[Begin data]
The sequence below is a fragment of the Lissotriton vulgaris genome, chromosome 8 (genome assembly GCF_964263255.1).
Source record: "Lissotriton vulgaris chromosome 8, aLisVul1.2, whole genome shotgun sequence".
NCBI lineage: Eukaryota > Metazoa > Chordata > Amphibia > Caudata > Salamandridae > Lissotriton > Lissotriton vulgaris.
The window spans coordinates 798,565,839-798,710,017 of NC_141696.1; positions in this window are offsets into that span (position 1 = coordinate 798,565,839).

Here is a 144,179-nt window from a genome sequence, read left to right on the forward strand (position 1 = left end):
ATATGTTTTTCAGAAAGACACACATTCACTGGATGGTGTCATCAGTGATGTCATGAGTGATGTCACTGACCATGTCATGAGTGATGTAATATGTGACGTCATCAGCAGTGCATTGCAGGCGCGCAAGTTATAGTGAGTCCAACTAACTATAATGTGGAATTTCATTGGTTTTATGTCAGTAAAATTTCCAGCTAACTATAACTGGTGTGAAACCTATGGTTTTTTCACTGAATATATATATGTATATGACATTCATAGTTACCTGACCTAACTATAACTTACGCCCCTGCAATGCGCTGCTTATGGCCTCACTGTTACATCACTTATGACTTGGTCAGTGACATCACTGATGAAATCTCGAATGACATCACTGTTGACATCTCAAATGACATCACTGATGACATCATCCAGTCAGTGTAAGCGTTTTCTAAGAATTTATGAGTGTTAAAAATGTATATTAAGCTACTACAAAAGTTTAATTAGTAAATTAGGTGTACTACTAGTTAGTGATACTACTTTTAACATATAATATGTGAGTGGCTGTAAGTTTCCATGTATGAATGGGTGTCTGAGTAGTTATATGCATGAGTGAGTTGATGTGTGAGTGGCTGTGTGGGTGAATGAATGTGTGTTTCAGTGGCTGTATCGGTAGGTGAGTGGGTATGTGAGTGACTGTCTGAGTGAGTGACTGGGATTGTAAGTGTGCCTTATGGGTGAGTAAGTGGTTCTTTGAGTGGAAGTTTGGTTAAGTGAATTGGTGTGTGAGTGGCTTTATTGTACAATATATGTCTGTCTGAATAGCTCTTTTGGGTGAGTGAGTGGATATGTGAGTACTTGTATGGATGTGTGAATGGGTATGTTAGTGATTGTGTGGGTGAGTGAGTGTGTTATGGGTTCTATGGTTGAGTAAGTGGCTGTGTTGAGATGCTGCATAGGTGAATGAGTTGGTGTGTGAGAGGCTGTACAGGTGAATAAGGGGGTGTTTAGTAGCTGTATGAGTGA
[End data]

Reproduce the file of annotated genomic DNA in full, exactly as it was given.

The sequence below is a fragment of the Lissotriton vulgaris genome, chromosome 8 (genome assembly GCF_964263255.1).
Source record: "Lissotriton vulgaris chromosome 8, aLisVul1.2, whole genome shotgun sequence".
NCBI lineage: Eukaryota > Metazoa > Chordata > Amphibia > Caudata > Salamandridae > Lissotriton > Lissotriton vulgaris.
The window spans coordinates 798,565,839-798,710,017 of NC_141696.1; positions in this window are offsets into that span (position 1 = coordinate 798,565,839).

Here is a 144,179-nt window from a genome sequence, read left to right on the forward strand (position 1 = left end):
ATATGTTTTTCAGAAAGACACACATTCACTGGATGGTGTCATCAGTGATGTCATGAGTGATGTCACTGACCATGTCATGAGTGATGTAATATGTGACGTCATCAGCAGTGCATTGCAGGCGCGCAAGTTATAGTGAGTCCAACTAACTATAATGTGGAATTTCATTGGTTTTATGTCAGTAAAATTTCCAGCTAACTATAACTGGTGTGAAACCTATGGTTTTTTCACTGAATATATATATGTATATGACATTCATAGTTACCTGACCTAACTATAACTTACGCCCCTGCAATGCGCTGCTTATGGCCTCACTGTTACATCACTTATGACTTGGTCAGTGACATCACTGATGAAATCTCGAATGACATCACTGTTGACATCTCAAATGACATCACTGATGACATCATCCAGTCAGTGTAAGCGTTTTCTAAGAATTTATGAGTGTTAAAAATGTATATTAAGCTACTACAAAAGTTTAATTAGTAAATTAGGTGTACTACTAGTTAGTGATACTACTTTTAACATATAATATGTGAGTGGCTGTAAGTTTCCATGTATGAATGGGTGTCTGAGTAGTTATATGCATGAGTGAGTTGATGTGTGAGTGGCTGTGTGGGTGAATGAATGTGTGTTTCAGTGGCTGTATCGGTAGGTGAGTGGGTATGTGAGTGACTGTCTGAGTGAGTGACTGGGATTGTAAGTGTGCCTTATGGGTGAGTAAGTGGTTCTTTGAGTGGAAGTTTGGTTAAGTGAATTGGTGTGTGAGTGGCTTTATTGTACAATATATGTCTGTCTGAATAGCTCTTTTGGGTGAGTGAGTGGATATGTGAGTACTTGTATGGATGTGTGAATGGGTATGTTAGTGATTGTGTGGGTGAGTGAGTGTGTTATGGGTTCTATGGTTGAGTAAGTGGCTGTGTTGAGATGCTGCATAGGTGAATGAGTTGGTGTGTGAGAGGCTGTACAGGTGAATAAGGGGGTGTTTAGTAGCTGTATGAGTGA